Links is back! (Until the robots replace me.)
ChatGPT, Grandma content, Amazon junk, tinned fish, freed nipples and real-life Wikipedia
ChatGPT comes at you fast
Yes, yes, Links is back — or did you not notice it left? Have you, in fact, subscribed to so many Substacks that you avoid your promotions tab and the flurry of FOMO, aggravation and obligation therein? It’s okay! I’m not offended. But as an FYI, I’ve been out for two months. And while two months is not a long time in the grand scheme of the Holocene or what have you, it feels like a lot has changed in my brief absence.
For instance: The tech industry and its messiahs have hurtled back to earth.
TikTok is “over” capitalism and maybe also just … over.
And ChatGPT, once little more than an up-skilled SmarterChild, can suddenly — in the span of weeks(!!) — pen Congressional speeches, strategize workout plans, hit on unsuspecting humans, generate chumbox ads, shit-talk chess players, pass law exams, earn MBAs, sell houses, draft judicial opinions, recruit for cartels, supercharge finance hustle bros, write unfunny comics, dispense credible health advice and … plagiarize newsletters.
In positive news, generative AI cannot yet do rocket science or draw hands.
Give it another two months, though. Life comes at you fast.
If you read anything this weekend
“We’ve Lost the Plot,” by Megan Garber in The Atlantic. Everything is entertainment all the time now, from politics to docudramas to acts of “kindness.” But this immersive entertainmentscape isn’t actually all that fun, reducing people to mere characters and blurring the lines between truth and fiction.
“The Website That Wants You to Kill Yourself — and Won’t Die,” by Ali Breland in Mother Jones. In the five months since Cloudflare “deplatformed” one of the clear web’s most hateful and hated sites, Kiwifarms has found some tiny footholds to keep it online. This isn’t unusual — Stormfront and 8chan also limped on in some form when Cloudflare dropped them — but it’s hell for Kiwifarms’ victims.
"The Junkification of Amazon,” by John Hermann in New York Magazine. It is a truth universally acknowledged that searching for products on Amazon has become … really dumb. You get 10,000 options, most drop-shipped from China, and neither their gibberish brand names nor astroturfed ratings really distinguish them. But what if that’s a feature, not a bug — a way to squeeze more money from third-party sellers? Amazon doesn’t want to be a store. It wants to be the world’s sales infrastructure.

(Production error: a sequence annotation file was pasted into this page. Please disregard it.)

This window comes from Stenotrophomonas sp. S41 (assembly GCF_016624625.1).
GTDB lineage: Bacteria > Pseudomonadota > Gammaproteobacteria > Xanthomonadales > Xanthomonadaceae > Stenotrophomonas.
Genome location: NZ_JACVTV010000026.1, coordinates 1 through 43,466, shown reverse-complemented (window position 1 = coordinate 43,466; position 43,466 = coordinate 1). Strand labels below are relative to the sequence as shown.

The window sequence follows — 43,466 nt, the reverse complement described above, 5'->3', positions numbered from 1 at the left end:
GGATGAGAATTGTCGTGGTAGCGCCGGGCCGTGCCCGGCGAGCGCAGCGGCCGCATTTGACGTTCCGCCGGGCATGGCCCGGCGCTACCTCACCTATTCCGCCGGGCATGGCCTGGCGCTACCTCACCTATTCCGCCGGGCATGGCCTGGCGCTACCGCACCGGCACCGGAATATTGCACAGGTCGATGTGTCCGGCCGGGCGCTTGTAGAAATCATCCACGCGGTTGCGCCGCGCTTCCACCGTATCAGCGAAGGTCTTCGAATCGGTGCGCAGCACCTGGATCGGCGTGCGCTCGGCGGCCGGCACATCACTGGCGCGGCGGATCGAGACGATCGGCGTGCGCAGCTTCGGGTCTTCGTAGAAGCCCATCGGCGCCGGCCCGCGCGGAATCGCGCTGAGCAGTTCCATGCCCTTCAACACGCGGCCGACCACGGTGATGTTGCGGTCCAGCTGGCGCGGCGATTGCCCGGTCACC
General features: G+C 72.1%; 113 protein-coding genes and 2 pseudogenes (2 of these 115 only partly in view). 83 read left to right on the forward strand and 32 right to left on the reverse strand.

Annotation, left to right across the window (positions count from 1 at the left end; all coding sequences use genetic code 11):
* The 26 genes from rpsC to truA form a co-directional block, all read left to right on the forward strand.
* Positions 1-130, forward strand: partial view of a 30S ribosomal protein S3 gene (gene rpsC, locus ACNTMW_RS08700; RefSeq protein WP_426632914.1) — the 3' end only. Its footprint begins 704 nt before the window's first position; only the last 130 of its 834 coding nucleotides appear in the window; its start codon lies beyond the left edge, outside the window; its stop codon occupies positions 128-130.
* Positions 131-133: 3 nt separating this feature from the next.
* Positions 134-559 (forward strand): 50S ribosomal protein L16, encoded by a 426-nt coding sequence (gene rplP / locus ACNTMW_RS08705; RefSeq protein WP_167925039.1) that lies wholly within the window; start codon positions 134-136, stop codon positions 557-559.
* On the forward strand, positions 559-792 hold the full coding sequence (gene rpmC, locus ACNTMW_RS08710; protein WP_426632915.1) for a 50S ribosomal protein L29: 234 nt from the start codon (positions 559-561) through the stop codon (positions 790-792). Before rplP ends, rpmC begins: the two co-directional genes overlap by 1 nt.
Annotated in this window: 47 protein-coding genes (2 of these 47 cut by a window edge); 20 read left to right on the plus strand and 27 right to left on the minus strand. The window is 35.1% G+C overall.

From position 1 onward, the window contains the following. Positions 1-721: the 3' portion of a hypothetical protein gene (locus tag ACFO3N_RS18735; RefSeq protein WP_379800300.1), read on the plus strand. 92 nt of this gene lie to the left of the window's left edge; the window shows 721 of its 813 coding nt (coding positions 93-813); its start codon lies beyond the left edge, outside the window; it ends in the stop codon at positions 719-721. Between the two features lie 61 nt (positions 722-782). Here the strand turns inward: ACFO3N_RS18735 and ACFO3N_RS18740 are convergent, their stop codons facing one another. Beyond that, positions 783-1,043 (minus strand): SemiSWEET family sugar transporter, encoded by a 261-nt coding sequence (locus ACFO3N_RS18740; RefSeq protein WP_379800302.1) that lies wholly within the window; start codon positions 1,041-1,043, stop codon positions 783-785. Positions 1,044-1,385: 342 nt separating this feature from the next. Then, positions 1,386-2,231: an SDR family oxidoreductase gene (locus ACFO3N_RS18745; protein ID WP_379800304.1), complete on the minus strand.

“Inside the Lonely and Surprisingly Earnest World of Political TikTok,” by Christian Paz in Vox. TikTok has roiled industries from music to media to e-commerce — but U.S. politicians weirdly still avoid the app, concerned about disinformation, data collection and the its Chinese ownership.
“More Grandma Content, Please,” by Tejal Rao in The New York Times. Amen! I will cosign.
Thanks for being one of my 15,000 hypothetical Gchat friends.
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Spotify snooping. Amazon stalling. TikTok’s most annoying “hack.” Last month in typeface: Twitter tweaks; AI inscribes; Zazzle … zaps. “Another castle built on shit.” The 17th coming of “The Secret.” Further proof that art is painfully subjective.
From the woman who gave you the millennial pause, I now present: the “Gen Z shake.” From the paper written for out-of-touch boomer dads, some breaking news: Voice-to-text isn’t great. How Wikipedia erases indigenous history. Why Meta is freeing the nipple now. The coolest web app I’ve seen in ages shows you Wikipedia IRL. A glimpse at the future of password-sharing. Goodbye Gawker 2.0. Last but not least, a rant disguised as a question: Did TikTok singlehandedly spawn these thrifty “new” “trends” … or was it maaaaybe inflation?
That’s it for this week! Until the next one. Warmest virtual regards.
This isn’t even hyperbole, really — a *ton* of generative AI tools did go public all at once. There is an illuminating (also: long, gird yourself) explanation of this phenomenon in Ars Technica.